Maybe tomorrow I will get over myself. Today I choose to pout...
Wednesday, April 16, 2008
I made an executive decision and blew it off (which was also helped by the fact I woke up late) and decided to visit a semi-local farm museum (that also boasts an 18th century homestead in which you can roam around), that was having it's annual "Homeschool Day". We were joined by friends which made it even more special.
It was a great decision. We all had a blast and Iggy got his first ride in a horse drawn wagon. The kids got to make crafts, watch sheep get sheared by 18th century methods (just a man and a pair of shears) and attend a half and hour of school in the one room school house taught by a school mistress who knew her stuff.
She taught them as if it was 1892 and they were to act accordingly. I am not so sure she would have actually used the dunce cap or the switch that were displayed on her desk, since the parents may have frowned upon it (perhaps, not?), but it never became necessary as the children did exactly as she instructed and not one peep was heard by the over 70 children in attendance (they squeezed in two to a desk). It was amazing. Iggy decided to sleep through the whole thing in my arms and by the end of the session I thought my arm just might have fallen off, but I dared not move as I was afraid of the lashing I may have gotten from the teacher!
The best part was the fact that the kids just got to run around and enjoy themselves in a completely different setting. It has been a rough week school wise at home and we all needed the break from reality. It was a great break!
Tuesday, April 15, 2008
They say, never take a photo at high noon, but Iggy sure looks cute!
Monday, April 14, 2008
This article talked about all the ways we homeschoolers can be thrifty with our curriculum without thinking about the fact that we may be taking bread right out of the authors mouths and sinning while we do it by (albeit unintentionally) stealing.
I know that I have been guilty of this. I have purchased one set of consumables to use multiple times in my household via my trusty copier/ printer. In my mind I was getting the most for my money. In reality, I was cheating the author and publisher. Now that being said, quite a few authors will allow you to do just that. But frankly, I never bothered to check and see what the copyright details were.
This article hit me the hardest when I made it personal. My longtime and dear friend The Tutor has been feverishly writing a science curriculum for a while now. Her "blood, sweat and tears" so to speak, are in this project and she is hoping for a good return on her work. If I were to buy the book and then pass it along to every other homeschooler I know who needs a science curriculum that would diminish her sales. She is not some big corporate conglomerate, she is a homeschooler with four children.
The article went on to talk about the various allowances that publishers and authors allow with their curriculum to help homeschoolers. Many are quite generous, but it certainly made me think twice about reproducing those consumables in lieu of buying each child their own. We may be helping our own bottom line, but we are hurting someone else's.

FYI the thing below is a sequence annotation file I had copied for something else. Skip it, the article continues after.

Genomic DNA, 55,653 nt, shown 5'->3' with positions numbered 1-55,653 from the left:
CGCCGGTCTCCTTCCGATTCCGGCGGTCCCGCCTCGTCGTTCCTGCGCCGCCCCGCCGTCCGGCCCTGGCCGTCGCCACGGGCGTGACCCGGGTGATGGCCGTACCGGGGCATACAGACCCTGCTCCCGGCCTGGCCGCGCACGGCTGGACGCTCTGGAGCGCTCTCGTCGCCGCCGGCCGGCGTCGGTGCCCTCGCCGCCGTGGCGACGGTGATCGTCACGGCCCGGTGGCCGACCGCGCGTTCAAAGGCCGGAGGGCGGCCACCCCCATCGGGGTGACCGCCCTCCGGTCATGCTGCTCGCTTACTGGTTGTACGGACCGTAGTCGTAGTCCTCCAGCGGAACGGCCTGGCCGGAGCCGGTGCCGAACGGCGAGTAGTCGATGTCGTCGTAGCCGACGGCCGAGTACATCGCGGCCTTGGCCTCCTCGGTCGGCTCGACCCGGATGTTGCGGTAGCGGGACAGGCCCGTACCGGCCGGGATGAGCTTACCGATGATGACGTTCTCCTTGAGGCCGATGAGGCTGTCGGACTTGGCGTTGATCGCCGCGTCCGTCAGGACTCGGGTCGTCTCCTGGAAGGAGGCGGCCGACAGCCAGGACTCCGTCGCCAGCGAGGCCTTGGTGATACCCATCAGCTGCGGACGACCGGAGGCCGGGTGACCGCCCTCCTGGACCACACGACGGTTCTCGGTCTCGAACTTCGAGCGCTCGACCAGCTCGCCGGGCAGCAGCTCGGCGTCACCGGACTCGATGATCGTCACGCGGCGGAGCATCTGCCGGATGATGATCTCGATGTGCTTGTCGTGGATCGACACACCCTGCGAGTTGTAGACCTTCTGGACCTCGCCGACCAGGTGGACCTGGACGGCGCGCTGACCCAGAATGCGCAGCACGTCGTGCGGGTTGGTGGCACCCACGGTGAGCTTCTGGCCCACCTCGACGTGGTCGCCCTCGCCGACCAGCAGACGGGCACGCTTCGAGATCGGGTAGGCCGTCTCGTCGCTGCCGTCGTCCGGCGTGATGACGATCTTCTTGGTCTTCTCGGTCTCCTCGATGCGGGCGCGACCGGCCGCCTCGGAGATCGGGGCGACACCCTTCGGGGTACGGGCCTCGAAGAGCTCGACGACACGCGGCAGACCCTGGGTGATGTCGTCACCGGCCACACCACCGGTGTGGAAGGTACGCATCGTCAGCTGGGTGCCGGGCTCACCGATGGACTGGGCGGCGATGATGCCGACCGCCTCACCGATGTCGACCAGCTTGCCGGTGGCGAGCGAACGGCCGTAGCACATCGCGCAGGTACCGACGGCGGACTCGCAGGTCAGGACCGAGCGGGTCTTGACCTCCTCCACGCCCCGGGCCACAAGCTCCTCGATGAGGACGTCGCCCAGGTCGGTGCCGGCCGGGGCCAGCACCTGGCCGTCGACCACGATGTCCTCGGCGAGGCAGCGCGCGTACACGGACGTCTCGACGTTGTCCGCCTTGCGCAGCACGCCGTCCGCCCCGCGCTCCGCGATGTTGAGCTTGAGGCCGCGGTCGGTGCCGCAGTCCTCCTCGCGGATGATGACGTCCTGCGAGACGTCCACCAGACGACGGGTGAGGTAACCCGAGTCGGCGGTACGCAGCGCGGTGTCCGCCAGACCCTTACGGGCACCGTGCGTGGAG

Saturday, April 12, 2008
Friday, April 11, 2008
At three months now Iggy is sleeping a solid 8 hours a night, bedtime at about 20:30 and then a final bottle to "top him off" at 23:30. That bottle takes ten or fifteen minutes tops and then the sleepy baby is changed and whisked right back into his bed with a full belly and a clean diaper. I actually prefer if he is slightly awake as it helps him learn to fall back to sleep on his own. But last night was different.
Thursday is the day that he goes to visit his mother and siblings during supervised visits at the courthouse. For the most part the baby is clueless as to what is going on and goes with the flow. I used to look at that time as a two hour mini break for me and time to spend with the kids sans an infant. Lately I have not wanted to go. It has really hit me recently that I am raising another woman's child, not simply "fostering". This baby has no clue that I am not the one who gave birth to him and that his lighter skinned siblings (my three) are not linked to him genetically as an older foster child would. There are no tears to soothe as he yearns for "home", we are all he knows. We are his home.
If Iggy were to go home tomorrow he would adjust very well. Our routine and family would slowly fade from his memory as he adjusted to life with his biological mother. In 6 months he would be fine as well. In a year? Much harder, but still quite doable. I know of many friends who have adopted children under 2 and 3 years of age and the child adapts to the new family very quickly and the new family becomes their constant and loving reality.
I absolutely want the Lord's will for this precious boy. It it too bizarre of a feeling to explain, but my desires do not play into this at all. I thought I would be a little more selfish in this situation and glimpses of that trait have peeked through, but for the most part I am content to just see what the plan for Iggy's life will be.
Last night I finished feeding Iggy and put him on my shoulder to burp him. After complying he snuggled down onto my chest and happily fell asleep as I rocked him in the glider. I had no desire whatsoever to put him in his crib although my eyes burned from being so tired and I could barely contain my exaggerated yawns.
I took the opportunity to pray for him with an intensity I had not done before. For him, his future wife (should he have one), his children, his salvation, their salvation, the opportunity for him to witness to his biological family should he go home, and many other things. I simply did not want to physically let go of him last night.
So I sat and cuddled and prayed with him until about 01:30 when my bones ached for my own bed while my heart yearned to sleep in the glider with Iggy all night. My bones won out and I finally went to bed.